Last weekend, MCB hosted its annual Research Retreat, a weekend packed with science, fun activities, and opportunities to interact with others in the MCB community.
Scientific highlights of the beachside weekend included over a dozen talks by researchers from MCB labs, a community workshop on emotional intelligence, and a poster session featuring research from across the department.
The first day of the retreat also featured recreational activities such as the time-honored tradition of a volleyball match between the first-year MCO graduate students and the faculty (The G1s took the first set, faculty won the second, and G1s were victorious in the third set, marking the first time the graduate students have prevailed in 10 years.), dinner and a skit presented by third-year MCO graduate students followed by the poster session. The first night ended with a choice of relaxing by the beachside fire pit, playing board games, or dancing at a DJ party.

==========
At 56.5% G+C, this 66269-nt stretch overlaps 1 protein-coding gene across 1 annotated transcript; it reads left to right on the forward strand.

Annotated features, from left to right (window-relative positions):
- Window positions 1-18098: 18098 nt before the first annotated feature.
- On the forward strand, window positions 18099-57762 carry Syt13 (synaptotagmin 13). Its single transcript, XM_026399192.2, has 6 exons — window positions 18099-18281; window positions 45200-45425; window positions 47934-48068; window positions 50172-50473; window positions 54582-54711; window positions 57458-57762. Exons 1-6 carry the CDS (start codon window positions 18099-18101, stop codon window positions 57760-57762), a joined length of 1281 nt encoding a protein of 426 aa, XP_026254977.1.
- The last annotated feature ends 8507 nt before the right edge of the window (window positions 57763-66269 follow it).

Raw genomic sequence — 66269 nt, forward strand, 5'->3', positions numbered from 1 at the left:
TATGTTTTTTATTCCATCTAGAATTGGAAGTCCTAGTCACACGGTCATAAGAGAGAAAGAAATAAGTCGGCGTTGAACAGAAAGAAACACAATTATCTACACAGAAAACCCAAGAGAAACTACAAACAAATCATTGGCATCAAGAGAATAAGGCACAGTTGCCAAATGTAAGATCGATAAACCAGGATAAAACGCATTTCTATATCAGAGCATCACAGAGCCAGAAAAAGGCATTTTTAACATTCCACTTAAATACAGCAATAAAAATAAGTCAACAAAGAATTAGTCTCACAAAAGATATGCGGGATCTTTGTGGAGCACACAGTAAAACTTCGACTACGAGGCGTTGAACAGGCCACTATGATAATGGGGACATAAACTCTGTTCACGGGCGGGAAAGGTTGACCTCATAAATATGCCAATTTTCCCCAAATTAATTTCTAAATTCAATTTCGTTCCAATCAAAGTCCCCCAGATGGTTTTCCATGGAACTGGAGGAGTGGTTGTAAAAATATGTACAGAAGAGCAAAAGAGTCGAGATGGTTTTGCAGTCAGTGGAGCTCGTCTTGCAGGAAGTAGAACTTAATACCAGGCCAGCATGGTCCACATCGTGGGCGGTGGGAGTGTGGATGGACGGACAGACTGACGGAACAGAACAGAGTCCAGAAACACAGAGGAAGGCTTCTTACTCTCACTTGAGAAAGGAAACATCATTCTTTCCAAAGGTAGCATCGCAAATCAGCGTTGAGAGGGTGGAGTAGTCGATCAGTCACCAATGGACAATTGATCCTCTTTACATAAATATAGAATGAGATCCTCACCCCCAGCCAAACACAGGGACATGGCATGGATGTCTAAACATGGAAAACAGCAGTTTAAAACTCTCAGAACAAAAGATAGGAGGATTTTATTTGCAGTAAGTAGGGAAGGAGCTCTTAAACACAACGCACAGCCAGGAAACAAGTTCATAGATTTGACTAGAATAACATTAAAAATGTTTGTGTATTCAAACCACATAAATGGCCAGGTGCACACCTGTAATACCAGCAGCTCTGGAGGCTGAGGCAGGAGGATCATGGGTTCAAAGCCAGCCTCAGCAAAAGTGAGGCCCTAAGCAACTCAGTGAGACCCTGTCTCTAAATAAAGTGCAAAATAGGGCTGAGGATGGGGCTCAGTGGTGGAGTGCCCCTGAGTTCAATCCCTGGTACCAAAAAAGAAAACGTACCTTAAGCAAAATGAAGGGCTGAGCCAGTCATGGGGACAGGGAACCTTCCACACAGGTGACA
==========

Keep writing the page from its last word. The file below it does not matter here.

The two-day retreat concluded with a keynote address by scientific visualization expert Janet Iwasa of the University of Utah and an awards luncheon. This year, the Meselson Prize for Most Beautiful Experiment went to Bioengineering graduate student Giri Anand of the Ramanathan Lab, and MCO graduate student Anastasia Repouliou of the Extavour Lab won the Peralta Science Essay Award. To learn more about this year’s award winners, read on.
This year’s Retreat Committee included Ethan Garner, Amanda Whipple, Florian Engert, Polina Kehayova, Jessica Manning, Francisco Arellano, and Olakunle Jaiyesimi, who is the committee’s representative from the community task force on Equity, Diversity, Inclusion, and Belonging.
In her concluding remarks, MCB Chair Rachelle Gaudet thanked everyone for attending and encouraged community connections. “One of the great strengths of MCB is our community, and the more we come together, hang out, and share our science with each other (as well as have fun and party), not only does our community become stronger, but it also helps advance our science further through the exchanges of ideas and perspectives from different fields,” she said.